Yesterday, an annular eclipse of the sun was visible to the United States and a narrow path across the northern Hemisphere. We were delighted to have the opportunity to observe the eclipse – and even better – we did so with an awesome group of Letterboxers.

Featherhead with Green Tortuga as he gives a mini astronomy lesson

We met at Hog Plateau – an area inundated with letterboxes.  However, due to the heat (it was nearly 100 degrees), we opted to save the quest for another time.  Instead, we spent the evening exchanging signature stamps with our new Letterboxing friends, catching up with friends whom we had met previously, and seeking out the special event boxes – some hidden in plain site, others (travelers) required little sleuthing.

Featherhead with Lady Marmalade
A few of us observing the eclipse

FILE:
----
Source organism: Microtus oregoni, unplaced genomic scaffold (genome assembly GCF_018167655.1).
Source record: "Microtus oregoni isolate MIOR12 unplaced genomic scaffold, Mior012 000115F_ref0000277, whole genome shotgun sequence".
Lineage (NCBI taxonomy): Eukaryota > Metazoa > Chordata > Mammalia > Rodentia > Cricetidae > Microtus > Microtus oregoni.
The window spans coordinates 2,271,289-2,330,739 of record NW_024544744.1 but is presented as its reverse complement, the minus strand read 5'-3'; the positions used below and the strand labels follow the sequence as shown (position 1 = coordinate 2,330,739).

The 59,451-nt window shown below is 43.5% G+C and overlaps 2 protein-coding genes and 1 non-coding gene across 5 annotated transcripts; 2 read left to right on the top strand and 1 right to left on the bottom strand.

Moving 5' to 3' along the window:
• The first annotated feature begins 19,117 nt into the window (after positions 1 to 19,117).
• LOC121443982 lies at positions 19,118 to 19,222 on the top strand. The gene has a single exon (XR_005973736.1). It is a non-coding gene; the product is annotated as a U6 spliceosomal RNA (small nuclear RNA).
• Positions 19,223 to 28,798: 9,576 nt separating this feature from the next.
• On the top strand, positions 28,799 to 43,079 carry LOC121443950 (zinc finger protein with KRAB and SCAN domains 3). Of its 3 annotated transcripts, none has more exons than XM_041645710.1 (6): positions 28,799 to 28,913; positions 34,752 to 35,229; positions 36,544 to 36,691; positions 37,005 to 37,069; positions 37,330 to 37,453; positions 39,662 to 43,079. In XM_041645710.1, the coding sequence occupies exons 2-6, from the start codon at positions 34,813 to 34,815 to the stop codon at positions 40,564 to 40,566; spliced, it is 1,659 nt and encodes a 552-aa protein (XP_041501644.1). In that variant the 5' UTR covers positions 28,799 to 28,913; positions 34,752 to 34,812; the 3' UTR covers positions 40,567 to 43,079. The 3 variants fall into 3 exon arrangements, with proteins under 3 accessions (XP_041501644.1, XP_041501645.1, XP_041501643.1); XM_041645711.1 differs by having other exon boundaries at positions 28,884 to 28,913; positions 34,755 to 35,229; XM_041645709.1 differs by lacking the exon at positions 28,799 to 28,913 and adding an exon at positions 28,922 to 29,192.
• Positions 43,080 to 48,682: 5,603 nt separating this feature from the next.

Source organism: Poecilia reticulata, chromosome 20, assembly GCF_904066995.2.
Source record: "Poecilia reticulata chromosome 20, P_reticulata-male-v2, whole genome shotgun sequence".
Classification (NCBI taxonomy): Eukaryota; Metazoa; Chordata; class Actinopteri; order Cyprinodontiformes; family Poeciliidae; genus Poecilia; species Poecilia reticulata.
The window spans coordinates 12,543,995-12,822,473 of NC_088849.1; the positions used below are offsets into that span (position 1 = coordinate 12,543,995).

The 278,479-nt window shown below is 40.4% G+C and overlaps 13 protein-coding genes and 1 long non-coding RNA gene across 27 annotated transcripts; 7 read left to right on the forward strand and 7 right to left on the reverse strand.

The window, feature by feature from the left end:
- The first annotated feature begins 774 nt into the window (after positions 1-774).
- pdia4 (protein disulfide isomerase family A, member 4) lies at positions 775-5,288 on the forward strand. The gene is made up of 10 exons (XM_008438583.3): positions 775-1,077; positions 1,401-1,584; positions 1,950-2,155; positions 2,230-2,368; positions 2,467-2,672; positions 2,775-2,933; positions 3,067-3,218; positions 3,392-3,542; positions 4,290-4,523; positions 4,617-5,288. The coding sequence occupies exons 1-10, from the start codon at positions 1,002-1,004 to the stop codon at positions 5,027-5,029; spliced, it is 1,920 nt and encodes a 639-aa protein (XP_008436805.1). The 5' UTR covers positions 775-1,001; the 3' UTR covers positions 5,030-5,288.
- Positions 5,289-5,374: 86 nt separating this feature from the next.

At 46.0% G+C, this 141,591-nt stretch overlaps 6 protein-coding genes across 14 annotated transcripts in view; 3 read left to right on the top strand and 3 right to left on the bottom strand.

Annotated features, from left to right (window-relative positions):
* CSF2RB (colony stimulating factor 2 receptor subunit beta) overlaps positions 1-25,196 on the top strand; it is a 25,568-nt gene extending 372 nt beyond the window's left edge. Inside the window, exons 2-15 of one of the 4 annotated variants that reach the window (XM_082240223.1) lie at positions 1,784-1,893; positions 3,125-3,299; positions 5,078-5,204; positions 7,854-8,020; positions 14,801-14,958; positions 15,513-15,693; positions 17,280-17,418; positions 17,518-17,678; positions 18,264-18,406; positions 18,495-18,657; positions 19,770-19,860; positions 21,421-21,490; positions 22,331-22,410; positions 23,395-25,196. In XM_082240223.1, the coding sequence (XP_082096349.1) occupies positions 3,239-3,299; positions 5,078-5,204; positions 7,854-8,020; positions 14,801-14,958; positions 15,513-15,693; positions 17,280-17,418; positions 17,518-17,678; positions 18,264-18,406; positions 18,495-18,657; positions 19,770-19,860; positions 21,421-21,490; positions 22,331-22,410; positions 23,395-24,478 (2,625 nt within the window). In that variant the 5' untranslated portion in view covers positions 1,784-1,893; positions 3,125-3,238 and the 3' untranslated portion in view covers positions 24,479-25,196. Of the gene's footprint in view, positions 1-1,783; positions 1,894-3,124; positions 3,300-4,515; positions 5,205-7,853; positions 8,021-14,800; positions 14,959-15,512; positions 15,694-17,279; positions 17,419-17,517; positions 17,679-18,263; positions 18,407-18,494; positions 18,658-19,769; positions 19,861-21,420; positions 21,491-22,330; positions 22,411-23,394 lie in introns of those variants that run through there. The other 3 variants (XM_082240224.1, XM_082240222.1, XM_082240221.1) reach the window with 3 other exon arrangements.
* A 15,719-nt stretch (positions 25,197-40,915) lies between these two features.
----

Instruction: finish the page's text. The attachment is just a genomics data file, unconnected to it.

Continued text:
Team Academia Celestia – Maersk, Makita, & Featherhead

Solar eclipses happen all over the globe all the time, but this was the first in the continental U.S. in more than 18 years.  An annular eclipse is a “ring of fire” solar eclipse. A total eclipse is when the moon’s shadow completely covers the sun and makes it dark during the day. This eclipse will cover about 85% of the sun leaving a visible ring.

Our dynamic host, Green Tortuga, captured this image of the eclipse through his telescope. Thanks again for putting this together for us.  It was a fabulous evening!

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